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Resisting arrest

domestic violence arrest

According to New York Penal Law §205.30, a person is guilty of resisting arrest when he or she intentionally prevents or attempts to prevent a police officer or peace officer from effecting an authorized arrest of himself or herself or another person. Resisting arrest is a class A misdemeanor punishable by up to one year in jail, three years probation, or a fine. A misdemeanor conviction for resisting arrest is a criminal conviction that carries various collateral consequences in immigration, professional licensing, housing, and employment fields.

According to Jury instructions used in New York Criminal courts, intent means conscious objective or purpose.  Thus, a person intentionally prevents or attempts to prevent a police officer from effecting an authorized arrest of himself/herself or another person when his or her conscious objective or purpose is to do so. That means that accidental or involuntary movement of your body or arms that prevents a police officer from effecting arrest does not satisfy the elements of resisting arrest.  An arrest is authorized when the police officer making the arrest has reasonable cause to believe that the person being arrested has committed a crime or when a police officer has an arrest warrant. Reasonable cause does not require proof that the crime was in fact committed.  Reasonable cause exists when a police officer has knowledge of facts and circumstances sufficient to support a reasonable belief that a crime has been or is being committed.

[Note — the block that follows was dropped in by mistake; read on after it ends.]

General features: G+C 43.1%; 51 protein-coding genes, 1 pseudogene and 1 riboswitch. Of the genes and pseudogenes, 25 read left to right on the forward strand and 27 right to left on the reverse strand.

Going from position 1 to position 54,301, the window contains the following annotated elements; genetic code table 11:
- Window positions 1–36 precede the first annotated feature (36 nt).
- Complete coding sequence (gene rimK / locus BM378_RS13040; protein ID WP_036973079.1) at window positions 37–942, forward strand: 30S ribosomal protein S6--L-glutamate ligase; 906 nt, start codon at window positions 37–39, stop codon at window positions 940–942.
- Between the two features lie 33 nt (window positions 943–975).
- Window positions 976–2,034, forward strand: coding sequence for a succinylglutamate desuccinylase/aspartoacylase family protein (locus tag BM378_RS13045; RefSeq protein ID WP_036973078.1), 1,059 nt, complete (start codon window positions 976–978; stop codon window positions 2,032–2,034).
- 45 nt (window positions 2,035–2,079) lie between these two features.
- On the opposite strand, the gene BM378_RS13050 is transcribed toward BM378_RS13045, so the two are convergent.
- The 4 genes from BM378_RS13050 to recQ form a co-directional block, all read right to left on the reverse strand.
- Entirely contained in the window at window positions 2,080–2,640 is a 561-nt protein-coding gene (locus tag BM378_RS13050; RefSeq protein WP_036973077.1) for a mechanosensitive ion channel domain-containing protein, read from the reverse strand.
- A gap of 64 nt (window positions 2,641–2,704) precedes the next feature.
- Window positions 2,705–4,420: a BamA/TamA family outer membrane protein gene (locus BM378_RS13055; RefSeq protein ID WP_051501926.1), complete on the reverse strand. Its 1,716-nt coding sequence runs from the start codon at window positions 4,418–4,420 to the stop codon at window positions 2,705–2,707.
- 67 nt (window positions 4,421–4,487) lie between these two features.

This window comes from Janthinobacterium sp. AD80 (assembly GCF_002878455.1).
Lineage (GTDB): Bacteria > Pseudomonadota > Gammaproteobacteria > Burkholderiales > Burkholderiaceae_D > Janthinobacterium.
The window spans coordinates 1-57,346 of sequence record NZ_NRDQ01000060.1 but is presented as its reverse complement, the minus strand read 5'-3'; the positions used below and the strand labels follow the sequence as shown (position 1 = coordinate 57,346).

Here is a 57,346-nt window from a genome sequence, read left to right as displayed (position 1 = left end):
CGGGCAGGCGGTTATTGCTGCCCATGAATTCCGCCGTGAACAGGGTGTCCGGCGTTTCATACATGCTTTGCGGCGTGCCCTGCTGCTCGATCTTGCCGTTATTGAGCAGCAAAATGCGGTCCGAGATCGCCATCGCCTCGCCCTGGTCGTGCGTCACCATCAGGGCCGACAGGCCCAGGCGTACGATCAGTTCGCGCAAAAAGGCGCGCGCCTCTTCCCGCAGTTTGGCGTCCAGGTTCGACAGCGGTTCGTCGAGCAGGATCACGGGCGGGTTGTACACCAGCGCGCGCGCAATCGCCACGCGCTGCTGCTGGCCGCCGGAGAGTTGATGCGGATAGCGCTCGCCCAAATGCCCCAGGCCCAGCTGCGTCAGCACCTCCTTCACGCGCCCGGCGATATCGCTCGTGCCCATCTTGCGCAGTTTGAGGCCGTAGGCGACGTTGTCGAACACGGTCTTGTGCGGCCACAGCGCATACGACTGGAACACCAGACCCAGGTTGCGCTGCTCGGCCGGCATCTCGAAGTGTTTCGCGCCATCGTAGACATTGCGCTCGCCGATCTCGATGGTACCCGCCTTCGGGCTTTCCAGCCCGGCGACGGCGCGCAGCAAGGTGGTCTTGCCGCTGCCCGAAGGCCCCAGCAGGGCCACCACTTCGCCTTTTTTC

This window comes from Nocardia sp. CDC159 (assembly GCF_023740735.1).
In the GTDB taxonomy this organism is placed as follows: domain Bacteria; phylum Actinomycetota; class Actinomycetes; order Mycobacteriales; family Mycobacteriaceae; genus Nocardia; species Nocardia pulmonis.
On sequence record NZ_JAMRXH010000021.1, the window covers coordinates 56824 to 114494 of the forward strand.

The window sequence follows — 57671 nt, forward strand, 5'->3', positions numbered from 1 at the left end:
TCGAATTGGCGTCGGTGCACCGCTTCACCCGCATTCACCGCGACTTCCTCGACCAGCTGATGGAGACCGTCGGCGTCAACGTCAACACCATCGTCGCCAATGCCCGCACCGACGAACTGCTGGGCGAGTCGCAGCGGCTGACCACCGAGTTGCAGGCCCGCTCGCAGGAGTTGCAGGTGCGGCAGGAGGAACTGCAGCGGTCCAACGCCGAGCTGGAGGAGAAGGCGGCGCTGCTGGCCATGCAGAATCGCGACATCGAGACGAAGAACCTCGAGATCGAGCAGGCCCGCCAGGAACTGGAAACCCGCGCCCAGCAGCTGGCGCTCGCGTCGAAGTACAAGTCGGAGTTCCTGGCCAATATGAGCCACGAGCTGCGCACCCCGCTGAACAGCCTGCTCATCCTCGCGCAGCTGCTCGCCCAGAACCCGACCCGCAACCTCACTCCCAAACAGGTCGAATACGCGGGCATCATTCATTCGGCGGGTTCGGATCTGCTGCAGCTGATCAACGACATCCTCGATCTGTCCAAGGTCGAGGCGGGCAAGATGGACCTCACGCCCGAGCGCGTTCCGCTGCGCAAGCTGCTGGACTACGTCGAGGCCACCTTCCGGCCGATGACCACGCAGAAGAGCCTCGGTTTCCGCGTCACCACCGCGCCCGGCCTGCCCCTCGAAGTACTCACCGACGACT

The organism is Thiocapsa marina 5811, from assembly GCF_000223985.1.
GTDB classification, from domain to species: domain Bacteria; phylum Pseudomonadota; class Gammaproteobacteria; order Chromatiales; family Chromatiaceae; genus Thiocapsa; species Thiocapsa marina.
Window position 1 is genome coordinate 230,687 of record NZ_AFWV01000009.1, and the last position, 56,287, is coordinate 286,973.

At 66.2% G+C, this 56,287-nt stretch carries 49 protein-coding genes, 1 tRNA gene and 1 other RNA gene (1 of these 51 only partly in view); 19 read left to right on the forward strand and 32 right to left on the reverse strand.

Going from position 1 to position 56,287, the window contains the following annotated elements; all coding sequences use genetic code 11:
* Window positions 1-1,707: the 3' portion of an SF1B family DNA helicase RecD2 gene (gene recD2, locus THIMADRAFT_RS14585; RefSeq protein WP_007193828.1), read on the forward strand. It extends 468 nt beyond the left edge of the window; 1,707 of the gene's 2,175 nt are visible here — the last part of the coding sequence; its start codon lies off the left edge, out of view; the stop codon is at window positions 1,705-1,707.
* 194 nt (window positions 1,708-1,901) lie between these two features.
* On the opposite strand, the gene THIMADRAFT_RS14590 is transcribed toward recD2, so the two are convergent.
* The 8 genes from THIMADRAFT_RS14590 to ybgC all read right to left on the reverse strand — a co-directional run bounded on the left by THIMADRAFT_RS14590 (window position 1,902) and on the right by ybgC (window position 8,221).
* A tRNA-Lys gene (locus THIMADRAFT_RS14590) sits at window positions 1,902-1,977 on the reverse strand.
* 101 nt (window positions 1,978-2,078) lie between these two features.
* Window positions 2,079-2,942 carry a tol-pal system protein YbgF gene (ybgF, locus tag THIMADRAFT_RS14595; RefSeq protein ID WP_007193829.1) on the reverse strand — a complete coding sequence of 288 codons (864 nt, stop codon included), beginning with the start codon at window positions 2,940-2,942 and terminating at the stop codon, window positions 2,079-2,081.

Sometimes we have clients who complained that they did nothing wrong and just wanted to explain to police officers their side of the story. In trying to do this, people may have moved their arms around and did not comply with the officer’s request to turn around and put their hands behind their backs in order to be handcuffed. This is why it is easy to satisfy the requirements of preventing or attempting to prevent a police officer from arresting you. It would be sufficient to flail your arms or hold them so they cannot be handcuffed.

It is important to note that the person does not necessarily ultimately have to be charged with the underlying crime for which the police officer initially attempted to arrest that person. Moreover, even if the person is charged with both the underlying crime for which a police officer attempted to arrest him or her and resisting arrest and the person is ultimately acquitted by the jury of the underlying crime, that person still may be convicted for the resisting arrest. What is controlling is whether the police officer had probable cause or a warrant to arrest and whether the subject intentionally prevented the police officer from doing so. This is why we always advise our clients not to resist arrest. Doing so will subject the person to the additional charge of resisting arrest even though that person may be never charged with the underlying crime or even eventually acquitted of the underlying crime. More importantly, by resisting arrest you are risking your health and ultimately your life as proven by numerous cases of people dying while police are attempting to arrest them. It is always better to go through arrest and beat your case in court. Moreover, you may have a viable civil case for wrongful arrest against police and the municipality if the arrest was in fact unauthorized.

If you have any questions regarding the charge of resisting arrest, please do not hesitate to contact our law office and speak with an attorney.